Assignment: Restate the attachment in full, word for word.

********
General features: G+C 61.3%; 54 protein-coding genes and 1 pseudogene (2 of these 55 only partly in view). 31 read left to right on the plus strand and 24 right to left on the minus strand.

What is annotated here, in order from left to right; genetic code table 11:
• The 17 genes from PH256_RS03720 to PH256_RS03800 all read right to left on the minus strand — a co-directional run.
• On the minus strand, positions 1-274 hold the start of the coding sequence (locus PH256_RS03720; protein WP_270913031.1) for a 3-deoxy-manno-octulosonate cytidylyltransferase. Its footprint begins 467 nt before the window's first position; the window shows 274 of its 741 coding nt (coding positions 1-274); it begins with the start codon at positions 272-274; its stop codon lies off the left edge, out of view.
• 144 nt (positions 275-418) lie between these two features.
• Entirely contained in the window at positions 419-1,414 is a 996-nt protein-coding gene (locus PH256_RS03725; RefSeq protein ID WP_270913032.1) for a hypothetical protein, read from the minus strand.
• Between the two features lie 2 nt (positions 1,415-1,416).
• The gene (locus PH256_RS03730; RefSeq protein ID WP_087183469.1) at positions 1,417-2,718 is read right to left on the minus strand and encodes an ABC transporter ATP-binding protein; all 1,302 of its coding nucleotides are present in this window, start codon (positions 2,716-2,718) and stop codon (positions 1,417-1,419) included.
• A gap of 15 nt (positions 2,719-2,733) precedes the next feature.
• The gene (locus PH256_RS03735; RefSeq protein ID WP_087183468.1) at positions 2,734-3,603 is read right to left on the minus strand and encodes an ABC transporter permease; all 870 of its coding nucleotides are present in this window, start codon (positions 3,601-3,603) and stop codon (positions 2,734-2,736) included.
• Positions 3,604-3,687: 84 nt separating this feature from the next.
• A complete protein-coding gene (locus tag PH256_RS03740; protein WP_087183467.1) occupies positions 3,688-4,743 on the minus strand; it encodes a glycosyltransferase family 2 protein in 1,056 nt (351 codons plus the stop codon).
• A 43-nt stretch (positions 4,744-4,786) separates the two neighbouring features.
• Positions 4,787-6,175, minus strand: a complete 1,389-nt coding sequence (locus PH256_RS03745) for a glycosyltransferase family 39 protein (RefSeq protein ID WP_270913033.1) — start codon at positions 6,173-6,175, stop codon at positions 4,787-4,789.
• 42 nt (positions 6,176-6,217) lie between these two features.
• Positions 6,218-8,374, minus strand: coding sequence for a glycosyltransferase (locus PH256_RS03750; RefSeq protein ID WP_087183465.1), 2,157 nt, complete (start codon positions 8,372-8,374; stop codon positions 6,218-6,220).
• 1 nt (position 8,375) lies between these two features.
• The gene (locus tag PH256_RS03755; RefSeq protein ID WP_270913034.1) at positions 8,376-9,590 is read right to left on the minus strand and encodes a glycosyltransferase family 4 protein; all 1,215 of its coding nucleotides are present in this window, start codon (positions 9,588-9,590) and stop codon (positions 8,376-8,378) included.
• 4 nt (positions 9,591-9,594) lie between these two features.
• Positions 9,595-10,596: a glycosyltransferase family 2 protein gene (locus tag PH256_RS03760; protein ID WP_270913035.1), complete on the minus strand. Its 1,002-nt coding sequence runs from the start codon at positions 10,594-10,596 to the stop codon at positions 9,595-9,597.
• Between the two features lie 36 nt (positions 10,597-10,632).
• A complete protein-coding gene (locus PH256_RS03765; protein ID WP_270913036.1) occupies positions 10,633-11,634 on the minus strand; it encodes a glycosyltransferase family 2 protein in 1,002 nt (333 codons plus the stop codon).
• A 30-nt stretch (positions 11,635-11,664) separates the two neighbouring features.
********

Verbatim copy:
General features: G+C 61.3%; 54 protein-coding genes and 1 pseudogene (2 of these 55 only partly in view). 31 read left to right on the plus strand and 24 right to left on the minus strand.

What is annotated here, in order from left to right; genetic code table 11:
• The 17 genes from PH256_RS03720 to PH256_RS03800 all read right to left on the minus strand — a co-directional run.
• On the minus strand, positions 1-274 hold the start of the coding sequence (locus PH256_RS03720; protein WP_270913031.1) for a 3-deoxy-manno-octulosonate cytidylyltransferase. Its footprint begins 467 nt before the window's first position; the window shows 274 of its 741 coding nt (coding positions 1-274); it begins with the start codon at positions 272-274; its stop codon lies off the left edge, out of view.
• 144 nt (positions 275-418) lie between these two features.
• Entirely contained in the window at positions 419-1,414 is a 996-nt protein-coding gene (locus PH256_RS03725; RefSeq protein ID WP_270913032.1) for a hypothetical protein, read from the minus strand.
• Between the two features lie 2 nt (positions 1,415-1,416).
• The gene (locus PH256_RS03730; RefSeq protein ID WP_087183469.1) at positions 1,417-2,718 is read right to left on the minus strand and encodes an ABC transporter ATP-binding protein; all 1,302 of its coding nucleotides are present in this window, start codon (positions 2,716-2,718) and stop codon (positions 1,417-1,419) included.
• A gap of 15 nt (positions 2,719-2,733) precedes the next feature.
• The gene (locus PH256_RS03735; RefSeq protein ID WP_087183468.1) at positions 2,734-3,603 is read right to left on the minus strand and encodes an ABC transporter permease; all 870 of its coding nucleotides are present in this window, start codon (positions 3,601-3,603) and stop codon (positions 2,734-2,736) included.
• Positions 3,604-3,687: 84 nt separating this feature from the next.
• A complete protein-coding gene (locus tag PH256_RS03740; protein WP_087183467.1) occupies positions 3,688-4,743 on the minus strand; it encodes a glycosyltransferase family 2 protein in 1,056 nt (351 codons plus the stop codon).
• A 43-nt stretch (positions 4,744-4,786) separates the two neighbouring features.
• Positions 4,787-6,175, minus strand: a complete 1,389-nt coding sequence (locus PH256_RS03745) for a glycosyltransferase family 39 protein (RefSeq protein ID WP_270913033.1) — start codon at positions 6,173-6,175, stop codon at positions 4,787-4,789.
• 42 nt (positions 6,176-6,217) lie between these two features.
• Positions 6,218-8,374, minus strand: coding sequence for a glycosyltransferase (locus PH256_RS03750; RefSeq protein ID WP_087183465.1), 2,157 nt, complete (start codon positions 8,372-8,374; stop codon positions 6,218-6,220).
• 1 nt (position 8,375) lies between these two features.
• The gene (locus tag PH256_RS03755; RefSeq protein ID WP_270913034.1) at positions 8,376-9,590 is read right to left on the minus strand and encodes a glycosyltransferase family 4 protein; all 1,215 of its coding nucleotides are present in this window, start codon (positions 9,588-9,590) and stop codon (positions 8,376-8,378) included.
• 4 nt (positions 9,591-9,594) lie between these two features.
• Positions 9,595-10,596: a glycosyltransferase family 2 protein gene (locus tag PH256_RS03760; protein ID WP_270913035.1), complete on the minus strand. Its 1,002-nt coding sequence runs from the start codon at positions 10,594-10,596 to the stop codon at positions 9,595-9,597.
• Between the two features lie 36 nt (positions 10,597-10,632).
• A complete protein-coding gene (locus PH256_RS03765; protein ID WP_270913036.1) occupies positions 10,633-11,634 on the minus strand; it encodes a glycosyltransferase family 2 protein in 1,002 nt (333 codons plus the stop codon).
• A 30-nt stretch (positions 11,635-11,664) separates the two neighbouring features.